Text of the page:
As it stands, the Galaxy J8 is for Samsung fans who want the features of a dual-camera phone but don’t want to spend more for a Galaxy A6+. Build quality and raw performance shouldn’t matter that much to potential buyers, either.
Content creator switches from iPhone 6s Plus to OPPO Reno3
A buzzing switch?!
When OPPO launched the third Reno series in less than a year, we were in for a surprise. It seems like OPPO is on a race, introducing a phone with a 5G-enabled chipset to get ahead of the 5G rollout. This despite 5G being ways away from mass adoption.
Still, there’s a reason why OPPO pumped out so many phones at a rapid pace. The Reno3 felt like an ode to OPPO’s innovation, promising a beautiful handset for selfie-lovers, photography enthusiasts, and to an extent, aspiring content creators.
To find out if the OPPO Reno3 delivers its promise, Her GadgetMatch sent the unit to Noela, a visual content creator currently based in Manila — who’s also a singer, selfie lover, and a fitness enthusiast. Moreover, she’s still using an aging iPhone 6s Plus for the longest time.
Will it entice her to switch after spending two months with the Reno3? And can it be Her GadgetMatch?
“Even an 8-year old kid can get it”
Last March, Noela received the OPPO Reno3 in time for a trip to Boracay. “When I first saw the Reno3, it felt like a smartphone I can rely on. It’s sleek, simple, and so lightweight just like my iPhone 6s Plus!”
Unfortunately, her trip was canceled due to sudden lockdown enforced in Metro Manila, one of the biggest metropolitan cities in the Philippines. She then had more time to play around with the phone.
When asked about her experience with the phone, she said “It was a breeze setting it up. I didn’t have trouble navigating it. It’s so easy that even an 8-year old kid can get it in one sitting.”
The OPPO Reno3 runs ColorOS 7 based on Android 10. With an improved user interface design, no wonder Noela was able to grasp the phone’s UI easily, even if she’s used to iOS.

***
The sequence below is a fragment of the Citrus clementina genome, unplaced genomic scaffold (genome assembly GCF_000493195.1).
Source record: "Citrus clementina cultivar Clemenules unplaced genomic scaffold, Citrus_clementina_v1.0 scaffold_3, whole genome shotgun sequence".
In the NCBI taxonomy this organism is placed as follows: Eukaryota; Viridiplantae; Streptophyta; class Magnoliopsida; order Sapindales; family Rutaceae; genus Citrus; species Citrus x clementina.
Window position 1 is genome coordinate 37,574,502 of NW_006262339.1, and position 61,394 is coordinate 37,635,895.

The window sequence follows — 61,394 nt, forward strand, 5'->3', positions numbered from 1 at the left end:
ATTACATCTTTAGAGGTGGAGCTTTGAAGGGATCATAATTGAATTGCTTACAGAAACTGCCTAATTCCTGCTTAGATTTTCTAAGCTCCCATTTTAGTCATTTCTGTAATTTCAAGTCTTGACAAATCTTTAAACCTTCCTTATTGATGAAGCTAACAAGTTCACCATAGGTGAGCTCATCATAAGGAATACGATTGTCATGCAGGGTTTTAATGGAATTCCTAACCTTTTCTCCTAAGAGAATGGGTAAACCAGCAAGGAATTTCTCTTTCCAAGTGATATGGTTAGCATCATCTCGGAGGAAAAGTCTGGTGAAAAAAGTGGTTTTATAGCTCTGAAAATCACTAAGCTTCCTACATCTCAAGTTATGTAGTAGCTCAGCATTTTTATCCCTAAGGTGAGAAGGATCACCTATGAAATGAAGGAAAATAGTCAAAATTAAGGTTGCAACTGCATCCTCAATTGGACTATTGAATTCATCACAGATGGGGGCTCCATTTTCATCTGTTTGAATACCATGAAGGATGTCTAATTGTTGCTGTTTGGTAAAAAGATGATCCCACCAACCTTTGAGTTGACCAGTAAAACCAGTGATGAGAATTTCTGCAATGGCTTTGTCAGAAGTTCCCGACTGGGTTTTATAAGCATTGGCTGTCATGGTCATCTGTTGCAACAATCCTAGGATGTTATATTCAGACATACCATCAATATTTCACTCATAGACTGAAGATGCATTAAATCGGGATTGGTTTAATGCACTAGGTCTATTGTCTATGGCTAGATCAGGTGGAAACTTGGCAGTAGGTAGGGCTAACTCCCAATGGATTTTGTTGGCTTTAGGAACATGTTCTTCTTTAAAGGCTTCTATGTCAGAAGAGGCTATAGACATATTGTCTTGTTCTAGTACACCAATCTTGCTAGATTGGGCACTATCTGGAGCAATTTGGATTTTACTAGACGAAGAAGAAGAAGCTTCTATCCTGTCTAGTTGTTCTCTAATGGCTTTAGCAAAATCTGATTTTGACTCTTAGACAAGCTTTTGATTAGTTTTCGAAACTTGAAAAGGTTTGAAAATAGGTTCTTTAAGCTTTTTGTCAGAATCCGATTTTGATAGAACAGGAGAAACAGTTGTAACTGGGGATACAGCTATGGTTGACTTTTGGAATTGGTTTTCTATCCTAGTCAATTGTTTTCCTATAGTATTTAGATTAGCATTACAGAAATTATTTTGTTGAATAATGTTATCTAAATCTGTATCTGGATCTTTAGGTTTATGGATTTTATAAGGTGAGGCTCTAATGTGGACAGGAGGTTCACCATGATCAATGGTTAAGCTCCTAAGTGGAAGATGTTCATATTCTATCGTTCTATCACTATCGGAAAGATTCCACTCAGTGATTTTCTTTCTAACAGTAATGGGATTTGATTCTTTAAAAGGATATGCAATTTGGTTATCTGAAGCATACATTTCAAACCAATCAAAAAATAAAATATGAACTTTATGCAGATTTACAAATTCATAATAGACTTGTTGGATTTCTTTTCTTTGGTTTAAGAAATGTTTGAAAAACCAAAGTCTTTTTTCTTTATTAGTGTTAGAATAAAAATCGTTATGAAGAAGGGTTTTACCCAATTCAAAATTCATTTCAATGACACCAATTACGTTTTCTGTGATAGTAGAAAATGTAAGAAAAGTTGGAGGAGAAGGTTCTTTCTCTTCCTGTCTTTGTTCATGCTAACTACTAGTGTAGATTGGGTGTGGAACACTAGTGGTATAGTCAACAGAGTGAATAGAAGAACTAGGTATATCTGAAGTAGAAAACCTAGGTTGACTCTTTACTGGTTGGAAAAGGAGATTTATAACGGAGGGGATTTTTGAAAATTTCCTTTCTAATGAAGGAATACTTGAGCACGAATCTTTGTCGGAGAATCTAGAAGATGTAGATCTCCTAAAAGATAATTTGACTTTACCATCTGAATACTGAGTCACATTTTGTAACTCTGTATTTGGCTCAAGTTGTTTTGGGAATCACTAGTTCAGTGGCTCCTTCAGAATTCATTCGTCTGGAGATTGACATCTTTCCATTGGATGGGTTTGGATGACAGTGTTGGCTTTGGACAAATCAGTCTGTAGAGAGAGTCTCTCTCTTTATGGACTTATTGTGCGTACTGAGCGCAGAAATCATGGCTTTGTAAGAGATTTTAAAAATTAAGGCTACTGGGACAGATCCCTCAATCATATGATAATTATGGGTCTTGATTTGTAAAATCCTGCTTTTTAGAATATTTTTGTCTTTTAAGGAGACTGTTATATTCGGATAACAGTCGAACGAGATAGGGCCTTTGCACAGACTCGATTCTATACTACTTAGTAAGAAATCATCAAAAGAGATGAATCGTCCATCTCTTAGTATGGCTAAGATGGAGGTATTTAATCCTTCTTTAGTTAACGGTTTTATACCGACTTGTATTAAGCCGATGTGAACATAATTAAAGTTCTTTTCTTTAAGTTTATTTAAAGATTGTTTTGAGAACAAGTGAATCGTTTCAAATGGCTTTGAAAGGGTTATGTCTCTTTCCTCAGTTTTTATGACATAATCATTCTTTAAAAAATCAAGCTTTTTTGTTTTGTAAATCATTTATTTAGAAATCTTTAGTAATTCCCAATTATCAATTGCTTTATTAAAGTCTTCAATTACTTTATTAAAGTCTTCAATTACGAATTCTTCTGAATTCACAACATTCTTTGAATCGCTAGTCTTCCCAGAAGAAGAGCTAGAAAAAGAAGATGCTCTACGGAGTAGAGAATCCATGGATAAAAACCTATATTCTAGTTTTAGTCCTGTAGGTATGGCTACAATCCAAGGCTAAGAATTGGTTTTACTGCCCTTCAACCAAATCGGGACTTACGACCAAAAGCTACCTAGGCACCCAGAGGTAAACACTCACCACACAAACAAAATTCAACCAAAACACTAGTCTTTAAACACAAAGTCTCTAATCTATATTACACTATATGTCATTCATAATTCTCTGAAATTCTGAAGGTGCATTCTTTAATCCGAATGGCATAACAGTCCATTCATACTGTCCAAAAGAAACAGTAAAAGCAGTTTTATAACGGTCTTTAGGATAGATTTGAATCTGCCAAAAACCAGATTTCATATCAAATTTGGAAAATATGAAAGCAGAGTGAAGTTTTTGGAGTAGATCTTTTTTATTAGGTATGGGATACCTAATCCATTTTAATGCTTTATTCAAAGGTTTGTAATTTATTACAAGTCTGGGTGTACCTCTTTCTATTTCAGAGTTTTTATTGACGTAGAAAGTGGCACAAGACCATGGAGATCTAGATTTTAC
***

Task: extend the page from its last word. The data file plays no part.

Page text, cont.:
“Lasted longer than I thought it would”
Living a digital nomadic lifestyle, Noela is glued to her phone and laptop. In our previous collaborations, she always had to rely on her power bank — or her friend’s power bank on certain occasions — to charge her iPhone 6s Plus.
She spends a lot of time managing a community, being stuck in conference calls, and constant updating of her work, thanks to her remote setup.
The OPPO Reno3 was a game-changer. Accustomed to her iPhone’s short battery life, the Reno3 surprised her with a 4025mAh battery. “It lasted longer than I thought it would,” she remarked.
“One time, I was able to use it for the whole weekend and I only charged it once. I even spent a lot of time on social media and switching to my favorite apps like Instagram, Pinterest, Netflix, and YouTube. It has so much juice!”
It also took 30 minutes of charging from 10 percent to 77 percent, thanks to OPPO’s VOOC Flash Charge. “It’s super fast!” she said in astonishment.
“Great even without its AI beauty mode”
In between her work and fitness activities, Noela takes a lot of selfies. She believes taking selfies isn’t a trait of narcissism or vanity. It’s a form of appreciation, and a healthy idea to pass time and ease your boredom.
“When you look good, you feel good.”
Her love for taking selfies made her dabble into skincare and makeup. However, being quarantined and stuck with a phone made for selfies made her drop her usual intensive skincare and makeup routine.
“Seriously, I was wowed by its front camera. I find it great even without its AI beauty mode, although it’s a plus for the times I don’t wear makeup.”
She definitely enjoyed the Reno3’s 44-megapixel front camera. To fully maximize its selfie cam, she took different selfies while sharing a few tips to Her GadgetMatch.
“Always make sure that you’ve got a nice background.”
“If there’s natural light involved, play, and adjust with it as much as possible. You can pose with different facial expressions until you get the look you’re aiming for.”